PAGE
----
While the low country of South Carolina had been settled for
many years, Greenville County, once the stronghold of the Cherokee Indians, was
not ceded until 1777. The Greenville District was created in 1786, but was known
as Pleasantburg until 1831. The origins of the name Greenville County are
uncertain. The county was either named for an early resident, Isaac Green or
Revolutionary War general Nathanael Greene.
The first settler in present Greenville County was Richard Pearis. He married
a Cherokee woman and records indicate that the Cherokee tribe thought so highly
of him that he was given several tracts of land by the Cherokee Indian tribe.
On part of this estate now stands the City of Greenville and Paris Mountain,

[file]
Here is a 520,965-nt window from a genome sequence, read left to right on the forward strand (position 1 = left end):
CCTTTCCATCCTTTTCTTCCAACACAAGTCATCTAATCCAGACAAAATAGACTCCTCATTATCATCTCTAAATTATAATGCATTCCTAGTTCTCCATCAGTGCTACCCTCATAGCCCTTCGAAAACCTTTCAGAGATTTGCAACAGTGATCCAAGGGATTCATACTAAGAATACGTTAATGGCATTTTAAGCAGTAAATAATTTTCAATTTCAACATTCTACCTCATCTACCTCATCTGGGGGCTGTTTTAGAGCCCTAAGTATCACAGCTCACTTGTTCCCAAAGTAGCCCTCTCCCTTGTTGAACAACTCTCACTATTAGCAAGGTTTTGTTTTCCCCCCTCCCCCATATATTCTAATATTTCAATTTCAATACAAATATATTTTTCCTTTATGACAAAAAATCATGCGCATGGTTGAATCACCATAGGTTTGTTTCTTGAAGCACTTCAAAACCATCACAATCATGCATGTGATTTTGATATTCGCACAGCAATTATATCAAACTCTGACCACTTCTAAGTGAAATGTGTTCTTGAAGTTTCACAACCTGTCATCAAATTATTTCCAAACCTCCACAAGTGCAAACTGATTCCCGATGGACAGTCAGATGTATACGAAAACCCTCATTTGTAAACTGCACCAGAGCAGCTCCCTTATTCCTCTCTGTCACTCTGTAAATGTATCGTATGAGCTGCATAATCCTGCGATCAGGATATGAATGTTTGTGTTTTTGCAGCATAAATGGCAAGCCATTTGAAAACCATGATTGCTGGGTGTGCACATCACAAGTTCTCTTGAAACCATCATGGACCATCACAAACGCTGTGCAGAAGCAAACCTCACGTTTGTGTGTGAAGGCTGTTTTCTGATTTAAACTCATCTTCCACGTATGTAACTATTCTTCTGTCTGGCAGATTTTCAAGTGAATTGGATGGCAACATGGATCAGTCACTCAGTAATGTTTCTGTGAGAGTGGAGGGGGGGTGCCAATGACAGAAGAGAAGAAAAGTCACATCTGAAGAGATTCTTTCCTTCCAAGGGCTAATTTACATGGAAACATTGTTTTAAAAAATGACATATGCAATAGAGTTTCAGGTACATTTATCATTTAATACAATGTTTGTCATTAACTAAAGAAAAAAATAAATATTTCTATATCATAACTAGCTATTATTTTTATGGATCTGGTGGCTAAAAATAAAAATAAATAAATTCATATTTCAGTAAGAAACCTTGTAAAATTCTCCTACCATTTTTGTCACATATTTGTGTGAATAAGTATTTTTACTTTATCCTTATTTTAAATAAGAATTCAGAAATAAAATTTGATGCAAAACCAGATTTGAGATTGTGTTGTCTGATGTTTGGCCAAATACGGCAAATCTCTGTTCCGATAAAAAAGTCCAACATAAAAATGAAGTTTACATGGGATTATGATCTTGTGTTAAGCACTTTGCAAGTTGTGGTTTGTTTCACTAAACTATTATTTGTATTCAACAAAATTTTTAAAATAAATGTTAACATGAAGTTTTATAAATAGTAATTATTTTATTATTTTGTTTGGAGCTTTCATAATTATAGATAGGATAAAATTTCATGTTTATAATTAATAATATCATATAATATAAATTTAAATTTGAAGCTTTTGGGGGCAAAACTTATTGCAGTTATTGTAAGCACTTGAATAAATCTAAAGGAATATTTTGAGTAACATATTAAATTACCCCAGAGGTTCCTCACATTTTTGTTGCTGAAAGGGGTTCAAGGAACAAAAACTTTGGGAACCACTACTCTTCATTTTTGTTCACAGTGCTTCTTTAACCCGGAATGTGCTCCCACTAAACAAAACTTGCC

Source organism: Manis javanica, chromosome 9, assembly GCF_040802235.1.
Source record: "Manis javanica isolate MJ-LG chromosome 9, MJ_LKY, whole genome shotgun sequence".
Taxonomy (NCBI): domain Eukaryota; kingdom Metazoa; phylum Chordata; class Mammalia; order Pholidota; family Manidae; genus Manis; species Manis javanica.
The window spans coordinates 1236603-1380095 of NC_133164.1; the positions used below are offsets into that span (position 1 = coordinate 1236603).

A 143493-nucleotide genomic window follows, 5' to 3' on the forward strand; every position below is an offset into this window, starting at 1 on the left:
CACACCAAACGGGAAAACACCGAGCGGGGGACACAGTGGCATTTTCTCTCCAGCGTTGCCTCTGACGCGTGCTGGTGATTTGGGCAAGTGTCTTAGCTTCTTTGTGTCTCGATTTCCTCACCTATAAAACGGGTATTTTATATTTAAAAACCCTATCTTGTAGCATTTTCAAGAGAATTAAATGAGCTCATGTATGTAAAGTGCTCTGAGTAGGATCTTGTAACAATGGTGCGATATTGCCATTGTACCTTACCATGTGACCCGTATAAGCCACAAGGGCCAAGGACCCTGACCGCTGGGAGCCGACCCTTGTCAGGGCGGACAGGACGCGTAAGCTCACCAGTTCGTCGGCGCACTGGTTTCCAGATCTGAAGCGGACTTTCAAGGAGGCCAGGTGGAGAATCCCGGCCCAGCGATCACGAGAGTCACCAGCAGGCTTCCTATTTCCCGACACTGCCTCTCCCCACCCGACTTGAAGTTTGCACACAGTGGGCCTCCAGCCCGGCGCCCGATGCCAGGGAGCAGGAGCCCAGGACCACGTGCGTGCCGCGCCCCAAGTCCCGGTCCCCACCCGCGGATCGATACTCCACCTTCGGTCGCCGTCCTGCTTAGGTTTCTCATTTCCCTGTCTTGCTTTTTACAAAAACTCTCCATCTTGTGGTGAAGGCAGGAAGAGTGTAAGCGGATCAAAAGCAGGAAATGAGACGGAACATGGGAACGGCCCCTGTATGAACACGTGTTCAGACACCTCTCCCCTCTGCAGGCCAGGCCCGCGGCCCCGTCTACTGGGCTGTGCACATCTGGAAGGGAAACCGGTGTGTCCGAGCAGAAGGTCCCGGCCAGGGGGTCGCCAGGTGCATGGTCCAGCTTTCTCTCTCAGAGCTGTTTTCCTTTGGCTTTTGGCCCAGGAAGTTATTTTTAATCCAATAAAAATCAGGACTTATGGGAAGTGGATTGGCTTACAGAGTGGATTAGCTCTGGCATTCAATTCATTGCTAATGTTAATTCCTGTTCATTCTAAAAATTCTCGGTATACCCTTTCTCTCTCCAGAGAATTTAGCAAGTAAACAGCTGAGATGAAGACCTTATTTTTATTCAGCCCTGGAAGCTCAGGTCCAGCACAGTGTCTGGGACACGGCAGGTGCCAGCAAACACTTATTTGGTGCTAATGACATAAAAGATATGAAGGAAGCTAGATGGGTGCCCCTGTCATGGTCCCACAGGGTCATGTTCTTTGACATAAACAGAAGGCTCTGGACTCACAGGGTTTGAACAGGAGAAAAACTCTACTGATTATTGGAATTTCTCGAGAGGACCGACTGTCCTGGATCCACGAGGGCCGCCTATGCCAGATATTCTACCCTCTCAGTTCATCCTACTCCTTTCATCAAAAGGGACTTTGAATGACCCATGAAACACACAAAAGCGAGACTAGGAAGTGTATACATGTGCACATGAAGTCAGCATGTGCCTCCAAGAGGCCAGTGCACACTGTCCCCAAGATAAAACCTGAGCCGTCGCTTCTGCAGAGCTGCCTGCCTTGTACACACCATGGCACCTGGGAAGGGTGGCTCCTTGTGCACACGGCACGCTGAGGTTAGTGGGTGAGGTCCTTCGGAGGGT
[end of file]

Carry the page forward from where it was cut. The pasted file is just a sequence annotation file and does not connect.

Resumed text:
it's name a derivative of Pearis.
The city of Greenville was founded in 1770 at the site of the Reedy River
Falls Park in downtown Greenville. The falls were once the source of power for
early industries. The land around Greenville became a village centered around a
trading post and grist mill.
Greenville evolved at the vision of Vardry McBee, whom some call the "Father
of Greenville." He was instrumental in moving Furman University from Edgefield
to Greenville in 1851 and in securing Greenville's first railroad. McBee
encouraged the construction of mills to take advantage of Greenville's proximity
to fast-flowing water, the Reedy River. Soon the town was the home to a number
of grist, textile and paper mills and the largest carriage factory east of the
Mississippi. By the end of the 19th century and into the next, Greenville
industry was expanding up and down the banks of the Reedy River.